by ZeroHedge

teaser image

The Biden administration has sold nearly 6 million barrels of oil from the U.S. strategic reserve to an entity tied with the Chinese Communist Party, records show.

A man works in a filling station of Sinopec, China Petroleum and Chemical Corporation, in Shanghai on March 22, 2018. (Johannes Eisele/AFP via Getty Images)

From September 2021 to July, the Department of Energy (DOE) has awarded three crude oil contracts with a combined value of roughly $464 million to Unipec America, the U.S. trading arm of Chinese state-owned oil company Sinopec, according to a review by The Epoch Times of the DOE documents. A Chinese firm with ties to Hunter Biden had made an investment in the national oil giant.

The sale would tap 5.9 million barrels in total from the U.S. Strategic Petroleum Reserve (SPR) to export to the Chinese firm. The latest contract was unveiled on July 10, consisting of 950,000 barrels sold for around $113.5 million.

The two most recent sales to Unipec came out of an emergency drawdown of the U.S. oil stockpile, initiated under President Joe Biden on March 31 in what he said would offset the loss of Russian oil in global markets and tame rising fuel costs at home.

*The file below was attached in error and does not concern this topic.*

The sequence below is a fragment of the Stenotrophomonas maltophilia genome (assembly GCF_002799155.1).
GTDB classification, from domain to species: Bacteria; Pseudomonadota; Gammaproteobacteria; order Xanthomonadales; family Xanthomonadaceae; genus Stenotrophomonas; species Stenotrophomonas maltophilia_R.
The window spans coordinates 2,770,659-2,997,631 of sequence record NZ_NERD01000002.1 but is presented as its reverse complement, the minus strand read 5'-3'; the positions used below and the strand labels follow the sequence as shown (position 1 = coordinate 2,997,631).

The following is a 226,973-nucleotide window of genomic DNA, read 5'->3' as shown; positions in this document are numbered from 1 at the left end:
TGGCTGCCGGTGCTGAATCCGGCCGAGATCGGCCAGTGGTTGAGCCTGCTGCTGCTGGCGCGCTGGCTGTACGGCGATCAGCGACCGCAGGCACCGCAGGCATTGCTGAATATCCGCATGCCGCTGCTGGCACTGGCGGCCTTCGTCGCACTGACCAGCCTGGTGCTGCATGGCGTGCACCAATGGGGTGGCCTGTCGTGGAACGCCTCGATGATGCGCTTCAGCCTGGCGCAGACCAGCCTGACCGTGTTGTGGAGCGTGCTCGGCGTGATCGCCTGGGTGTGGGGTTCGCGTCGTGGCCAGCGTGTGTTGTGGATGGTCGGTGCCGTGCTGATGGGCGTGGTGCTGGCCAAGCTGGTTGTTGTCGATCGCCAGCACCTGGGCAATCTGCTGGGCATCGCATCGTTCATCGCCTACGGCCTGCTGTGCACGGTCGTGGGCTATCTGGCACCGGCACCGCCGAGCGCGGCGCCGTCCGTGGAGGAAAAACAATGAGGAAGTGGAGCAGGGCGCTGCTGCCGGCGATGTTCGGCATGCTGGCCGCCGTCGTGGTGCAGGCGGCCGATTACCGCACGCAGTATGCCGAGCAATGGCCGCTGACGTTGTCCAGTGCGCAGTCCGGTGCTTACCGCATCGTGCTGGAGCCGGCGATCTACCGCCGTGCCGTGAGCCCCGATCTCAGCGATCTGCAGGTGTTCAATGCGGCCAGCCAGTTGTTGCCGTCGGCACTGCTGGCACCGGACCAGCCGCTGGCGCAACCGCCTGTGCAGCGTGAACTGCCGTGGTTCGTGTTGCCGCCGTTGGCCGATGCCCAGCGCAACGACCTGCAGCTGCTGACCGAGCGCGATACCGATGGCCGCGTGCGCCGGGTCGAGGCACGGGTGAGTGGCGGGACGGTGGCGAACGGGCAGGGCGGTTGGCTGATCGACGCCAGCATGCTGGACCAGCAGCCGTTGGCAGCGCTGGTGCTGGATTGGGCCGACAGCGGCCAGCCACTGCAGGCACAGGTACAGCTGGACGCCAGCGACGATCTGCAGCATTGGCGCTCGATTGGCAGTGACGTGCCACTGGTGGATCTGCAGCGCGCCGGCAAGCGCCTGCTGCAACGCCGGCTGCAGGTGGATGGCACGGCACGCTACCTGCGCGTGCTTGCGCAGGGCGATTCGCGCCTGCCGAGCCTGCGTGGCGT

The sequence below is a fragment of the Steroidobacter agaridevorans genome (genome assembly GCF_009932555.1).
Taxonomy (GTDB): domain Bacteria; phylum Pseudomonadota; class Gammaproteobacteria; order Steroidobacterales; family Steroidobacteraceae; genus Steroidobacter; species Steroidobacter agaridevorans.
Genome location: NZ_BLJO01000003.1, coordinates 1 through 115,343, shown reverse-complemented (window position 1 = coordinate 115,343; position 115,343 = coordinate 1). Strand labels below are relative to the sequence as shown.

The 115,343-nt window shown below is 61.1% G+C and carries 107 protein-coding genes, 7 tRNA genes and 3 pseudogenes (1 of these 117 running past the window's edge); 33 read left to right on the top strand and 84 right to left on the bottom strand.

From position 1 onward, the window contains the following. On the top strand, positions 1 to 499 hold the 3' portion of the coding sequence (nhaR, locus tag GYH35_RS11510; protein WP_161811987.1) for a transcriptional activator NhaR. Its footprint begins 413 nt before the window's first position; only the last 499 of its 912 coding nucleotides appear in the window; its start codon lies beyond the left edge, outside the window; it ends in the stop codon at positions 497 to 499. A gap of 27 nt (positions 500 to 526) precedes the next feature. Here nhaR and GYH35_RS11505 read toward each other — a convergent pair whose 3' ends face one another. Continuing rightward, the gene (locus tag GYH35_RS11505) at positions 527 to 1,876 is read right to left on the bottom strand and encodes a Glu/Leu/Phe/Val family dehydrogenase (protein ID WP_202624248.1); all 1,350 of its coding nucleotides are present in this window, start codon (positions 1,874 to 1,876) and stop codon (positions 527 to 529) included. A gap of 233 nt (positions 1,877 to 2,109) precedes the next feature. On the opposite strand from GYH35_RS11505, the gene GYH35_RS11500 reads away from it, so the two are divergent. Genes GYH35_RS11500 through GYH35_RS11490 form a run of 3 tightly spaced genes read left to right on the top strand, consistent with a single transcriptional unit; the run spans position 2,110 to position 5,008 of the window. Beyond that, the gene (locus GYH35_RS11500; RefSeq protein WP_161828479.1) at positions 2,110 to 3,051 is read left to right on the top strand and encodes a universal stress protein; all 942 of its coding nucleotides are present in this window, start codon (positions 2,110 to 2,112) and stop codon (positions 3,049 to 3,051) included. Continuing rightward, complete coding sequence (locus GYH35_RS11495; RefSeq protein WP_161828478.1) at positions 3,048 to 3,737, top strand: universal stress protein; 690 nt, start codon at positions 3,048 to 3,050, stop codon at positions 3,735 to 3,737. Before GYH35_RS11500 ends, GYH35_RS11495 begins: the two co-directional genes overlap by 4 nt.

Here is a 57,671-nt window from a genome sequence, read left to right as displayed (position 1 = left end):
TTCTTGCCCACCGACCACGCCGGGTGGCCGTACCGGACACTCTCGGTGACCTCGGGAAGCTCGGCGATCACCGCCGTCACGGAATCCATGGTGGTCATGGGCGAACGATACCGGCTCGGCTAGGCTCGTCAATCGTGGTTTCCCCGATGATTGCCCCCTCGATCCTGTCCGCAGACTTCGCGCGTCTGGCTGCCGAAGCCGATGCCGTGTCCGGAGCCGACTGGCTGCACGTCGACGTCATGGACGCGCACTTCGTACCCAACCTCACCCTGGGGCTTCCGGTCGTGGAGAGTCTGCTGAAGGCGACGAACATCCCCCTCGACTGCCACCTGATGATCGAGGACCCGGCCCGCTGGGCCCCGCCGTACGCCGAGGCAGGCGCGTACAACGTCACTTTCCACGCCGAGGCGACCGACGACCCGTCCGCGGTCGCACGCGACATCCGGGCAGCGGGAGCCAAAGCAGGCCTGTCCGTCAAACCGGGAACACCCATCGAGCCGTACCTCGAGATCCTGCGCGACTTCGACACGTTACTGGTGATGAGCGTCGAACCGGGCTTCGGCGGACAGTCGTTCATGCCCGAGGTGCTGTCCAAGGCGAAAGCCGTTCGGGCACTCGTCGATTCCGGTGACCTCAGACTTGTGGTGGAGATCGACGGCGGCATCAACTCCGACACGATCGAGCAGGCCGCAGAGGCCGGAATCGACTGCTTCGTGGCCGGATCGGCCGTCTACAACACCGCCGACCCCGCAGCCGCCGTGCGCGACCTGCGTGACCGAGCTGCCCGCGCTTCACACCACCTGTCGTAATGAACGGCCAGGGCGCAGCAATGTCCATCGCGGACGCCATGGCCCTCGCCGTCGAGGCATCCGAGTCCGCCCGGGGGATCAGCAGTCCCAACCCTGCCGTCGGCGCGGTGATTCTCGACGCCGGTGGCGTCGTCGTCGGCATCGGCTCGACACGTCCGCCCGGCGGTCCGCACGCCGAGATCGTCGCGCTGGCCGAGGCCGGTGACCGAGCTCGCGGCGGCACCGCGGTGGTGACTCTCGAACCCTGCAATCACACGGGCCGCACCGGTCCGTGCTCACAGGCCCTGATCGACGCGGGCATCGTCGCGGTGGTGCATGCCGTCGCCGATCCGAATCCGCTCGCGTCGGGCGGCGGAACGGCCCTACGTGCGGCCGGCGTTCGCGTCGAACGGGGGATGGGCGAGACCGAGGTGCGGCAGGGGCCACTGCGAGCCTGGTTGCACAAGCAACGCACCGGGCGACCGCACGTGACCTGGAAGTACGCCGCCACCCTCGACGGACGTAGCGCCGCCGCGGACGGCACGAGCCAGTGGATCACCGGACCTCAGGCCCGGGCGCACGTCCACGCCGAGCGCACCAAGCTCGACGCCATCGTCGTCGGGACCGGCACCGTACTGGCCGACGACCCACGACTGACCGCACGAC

But the Unipec contracts have been a subject of heavy criticism since the firm’s connections to the younger Biden came into focus in recent weeks. With Americans nationwide still reeling from the $5 per gallon gas prices in June, the selling of oil reserves to foreign adversaries such as China is at odds with U.S. energy and security needs, Republican lawmakers and analysts have said.

“Biden is draining our strategic reserves at an unprecedented rate. This is an abuse of the SPR, far beyond its intended purpose. Sending U.S. petroleum reserves to foreign adversaries is wrong, and it undermines our national security,” Rep. Clay Higgins (R-La.) told The Epoch Times.

What the United States should do, he argued, is to “unleash American energy production and ensure that our strategic reserves are stocked and able to meet the demands of a national emergency.”

Cars line up to fill up with fuel at a Sinopec service station in Beijing on July 8, 2015. (Greg Baker/AFP via Getty Images)

The oil auction is price competitive, and contracts are awarded to the highest bidder. Unipec, a consistent participant in the previous U.S. crude oil sales, secured 1.9 million barrels over the past three months through two contracts it won on April 21 and July 10.

The DOE also sold 4 million barrels to Unipec last fall during a Congressionally-mandated sale.

Read more